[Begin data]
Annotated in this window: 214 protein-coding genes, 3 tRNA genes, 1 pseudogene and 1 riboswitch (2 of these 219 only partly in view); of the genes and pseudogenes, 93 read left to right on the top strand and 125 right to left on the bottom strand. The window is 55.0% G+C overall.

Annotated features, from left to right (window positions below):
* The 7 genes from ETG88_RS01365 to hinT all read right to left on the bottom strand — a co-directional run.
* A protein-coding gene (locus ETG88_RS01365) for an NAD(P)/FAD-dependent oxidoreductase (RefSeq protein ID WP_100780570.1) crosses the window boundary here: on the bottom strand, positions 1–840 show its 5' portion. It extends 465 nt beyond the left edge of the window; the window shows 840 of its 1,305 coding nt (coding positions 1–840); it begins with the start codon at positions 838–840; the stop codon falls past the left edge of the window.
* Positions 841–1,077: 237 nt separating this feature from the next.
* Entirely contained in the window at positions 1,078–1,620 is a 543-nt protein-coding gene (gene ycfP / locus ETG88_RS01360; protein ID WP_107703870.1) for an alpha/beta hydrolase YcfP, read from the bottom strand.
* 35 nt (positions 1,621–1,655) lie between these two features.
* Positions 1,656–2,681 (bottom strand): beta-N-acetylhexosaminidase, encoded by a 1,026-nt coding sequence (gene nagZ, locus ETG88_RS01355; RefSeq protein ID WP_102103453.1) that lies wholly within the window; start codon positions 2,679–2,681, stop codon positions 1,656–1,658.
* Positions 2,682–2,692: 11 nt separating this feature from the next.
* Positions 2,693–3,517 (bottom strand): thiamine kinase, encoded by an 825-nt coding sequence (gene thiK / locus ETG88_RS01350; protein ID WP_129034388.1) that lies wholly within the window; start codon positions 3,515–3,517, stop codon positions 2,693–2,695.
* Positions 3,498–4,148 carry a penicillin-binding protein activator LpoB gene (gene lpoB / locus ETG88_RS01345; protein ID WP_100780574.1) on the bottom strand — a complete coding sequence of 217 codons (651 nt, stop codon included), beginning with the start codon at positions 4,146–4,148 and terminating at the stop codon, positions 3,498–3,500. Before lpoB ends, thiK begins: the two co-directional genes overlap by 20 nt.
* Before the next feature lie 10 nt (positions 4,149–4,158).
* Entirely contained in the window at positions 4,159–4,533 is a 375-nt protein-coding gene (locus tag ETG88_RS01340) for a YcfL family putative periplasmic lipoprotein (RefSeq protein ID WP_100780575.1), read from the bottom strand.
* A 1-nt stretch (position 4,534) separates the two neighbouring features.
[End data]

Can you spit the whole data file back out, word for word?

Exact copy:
Annotated in this window: 214 protein-coding genes, 3 tRNA genes, 1 pseudogene and 1 riboswitch (2 of these 219 only partly in view); of the genes and pseudogenes, 93 read left to right on the top strand and 125 right to left on the bottom strand. The window is 55.0% G+C overall.

Annotated features, from left to right (window positions below):
* The 7 genes from ETG88_RS01365 to hinT all read right to left on the bottom strand — a co-directional run.
* A protein-coding gene (locus ETG88_RS01365) for an NAD(P)/FAD-dependent oxidoreductase (RefSeq protein ID WP_100780570.1) crosses the window boundary here: on the bottom strand, positions 1–840 show its 5' portion. It extends 465 nt beyond the left edge of the window; the window shows 840 of its 1,305 coding nt (coding positions 1–840); it begins with the start codon at positions 838–840; the stop codon falls past the left edge of the window.
* Positions 841–1,077: 237 nt separating this feature from the next.
* Entirely contained in the window at positions 1,078–1,620 is a 543-nt protein-coding gene (gene ycfP / locus ETG88_RS01360; protein ID WP_107703870.1) for an alpha/beta hydrolase YcfP, read from the bottom strand.
* 35 nt (positions 1,621–1,655) lie between these two features.
* Positions 1,656–2,681 (bottom strand): beta-N-acetylhexosaminidase, encoded by a 1,026-nt coding sequence (gene nagZ, locus ETG88_RS01355; RefSeq protein ID WP_102103453.1) that lies wholly within the window; start codon positions 2,679–2,681, stop codon positions 1,656–1,658.
* Positions 2,682–2,692: 11 nt separating this feature from the next.
* Positions 2,693–3,517 (bottom strand): thiamine kinase, encoded by an 825-nt coding sequence (gene thiK / locus ETG88_RS01350; protein ID WP_129034388.1) that lies wholly within the window; start codon positions 3,515–3,517, stop codon positions 2,693–2,695.
* Positions 3,498–4,148 carry a penicillin-binding protein activator LpoB gene (gene lpoB / locus ETG88_RS01345; protein ID WP_100780574.1) on the bottom strand — a complete coding sequence of 217 codons (651 nt, stop codon included), beginning with the start codon at positions 4,146–4,148 and terminating at the stop codon, positions 3,498–3,500. Before lpoB ends, thiK begins: the two co-directional genes overlap by 20 nt.
* Before the next feature lie 10 nt (positions 4,149–4,158).
* Entirely contained in the window at positions 4,159–4,533 is a 375-nt protein-coding gene (locus tag ETG88_RS01340) for a YcfL family putative periplasmic lipoprotein (RefSeq protein ID WP_100780575.1), read from the bottom strand.
* A 1-nt stretch (position 4,534) separates the two neighbouring features.